It is essential to the value of the movie that we in the audience realize only at the end that the con is on us.

No story is more focused than this one. Like a picaresque tale it moves from moment to moment: each moment is a transformation, and must be watched with riveted attention because it will change what comes next. Such a simple and effective means of constructing a movie! Yet how rarely are such means put to such good use! `Nine Queens' has etched a small but permanent niche for itself in the history of cinema.

This is a mean and ugly world, which at the same time is utterly fascinating and compulsively watchable. Can people really be like this? Indeed they can. And the interest with which we watch it all happen shows that we are made of the same cloth.
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Engaging, well-paced thriller.
gridoon11 June 2004
To tell you the truth, I was a little wary of this movie at the beginning, because the minor scams the characters were pulling off seemed kind of lame, but as the story progressed and the stakes got higher and higher, it became an engaging, clever, well-paced and well-acted heist thriller. It certainly has the requisite number of twists and turns to please any fan of the genre. At the end, the 114 minutes had passed like a breeze, and that's one of the sure signs of a good movie. (***)
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I have never seen a film as relentlessly uncompromising about the allure, power, and banality of the con game.
jdesando23 July 2002
I have never seen a film as relentlessly uncompromising about the allure, power, and banality of the con game as I have seen in the Argentine `Nine Queens.' From the opening sequence where small-time grifter Juan pulls a $20 switch at a convenience store to the final scam that looks like `House of Cards' and `The Sting' welded onto `Hard Eight,' nothing is as it seems and no one can be trusted.

More recently think of `Sexy Beast,' `The Heist,' and `The Score.' However this is David Mamet territory, where buddies keep one eye on the target and the other on the buddy.

In the current `Enron' environment, no surprise at the allegorical suggestion of this film that trust is a rare commodity these days, banks are vulnerable (consider the Argentinean economy), and lame goddess Nemesis may never catch up with some of business's most egregious con artists, from CEO's to salespeople.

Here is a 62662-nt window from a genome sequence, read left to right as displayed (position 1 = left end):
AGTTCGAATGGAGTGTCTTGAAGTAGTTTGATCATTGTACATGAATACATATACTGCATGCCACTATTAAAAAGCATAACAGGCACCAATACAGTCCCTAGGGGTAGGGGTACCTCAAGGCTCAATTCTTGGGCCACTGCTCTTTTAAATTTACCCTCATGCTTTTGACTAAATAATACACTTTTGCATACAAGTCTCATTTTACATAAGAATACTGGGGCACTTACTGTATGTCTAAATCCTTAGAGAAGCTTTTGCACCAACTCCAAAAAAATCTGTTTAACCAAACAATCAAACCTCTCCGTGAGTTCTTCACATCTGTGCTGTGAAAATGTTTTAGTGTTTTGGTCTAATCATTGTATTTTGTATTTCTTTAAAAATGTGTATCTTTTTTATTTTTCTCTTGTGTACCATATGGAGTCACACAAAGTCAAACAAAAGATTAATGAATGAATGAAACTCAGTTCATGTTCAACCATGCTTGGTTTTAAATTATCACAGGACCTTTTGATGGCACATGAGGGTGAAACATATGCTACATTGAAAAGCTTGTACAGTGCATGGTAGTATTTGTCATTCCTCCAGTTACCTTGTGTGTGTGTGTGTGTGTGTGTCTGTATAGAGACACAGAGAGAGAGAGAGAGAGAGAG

The film's pace is quick, like the hands of 3-card Monte; emotional involvement either on the screen or in the audience is minimal; everyone has a moment of triumph and defeat. Even beauty has its deceptive moment when Leticia Bredice, as the sister of other con artist Ricardo Darin, struts her stuff in the hotel lobby.

`Nine Queens' won 7 awards from the Argentinean Film Critics Association. I'm betting that's not a con.
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Sticky & Square
sol6 March 2004
Wonderful little movie about two small time con-men, Marcos & Juan, in Buenos Aires who come upon a scheme involving "The Nine Queens". A set of rare stamps from the long defunct German Weimar Republic that are worth a kings ransom. We then soon get to see the ups and downs by the two in the movie to first obtain them and then fence them. Marcos' sister Anibal who works as a manager in a large hotel in Buenos Aires call her brother to help an old friend of his, Sandler, who collapsed in the lobby and to take him home.

Arriving at the hotel with his friend Juan, Marcos finds old man Sandler is not only very sick but also excited about a guest staying at the hotel. Sandler also recognized Juan as the son of a person that he worked with years ago in forging money documents and stamps. Sandler tells the two con men that there's a guest in the hotel who is being deported to Venezuela within the next few days who's the multi-millionaire industrialist Vidal Gandolfo who also collect stamps for a hobby.

Sandler goes on to tell the two con-men that he can counterfeit the famous "Nine Queens" stamps and sell them to Gandolfo and they all can split the take, which runs as high as half a million dollars. The three become involve with the scheme to first fool and then fleece Gandolfo of the money he'll be willing to pay for the stamps. What they didn't realize was just how many other persons will become involve with their plan that in the end will lead to one of the most surprising endings you'll ever see in a crime caper film.

Ingenious story with a WOW ending that will keep you guessing all through the movie and won't let you down in the end. A very south, Argentina, of the border version of "Treasure of the Sierra Madre" film about greed and deception and what it does to people effected by it. Fine acting and direction with a top flight story makes "The Nine Queens" one of the best of it's kind. The movie is so good that it's really hard to write too much about it in fear of spoiling it for those who haven't seen it. All I can say is stay with it until the final credits are rolling up the screen and don't let it's slow pace for the first 45 or so minutes or so make you turn it off the movie more then makes up for it in the end.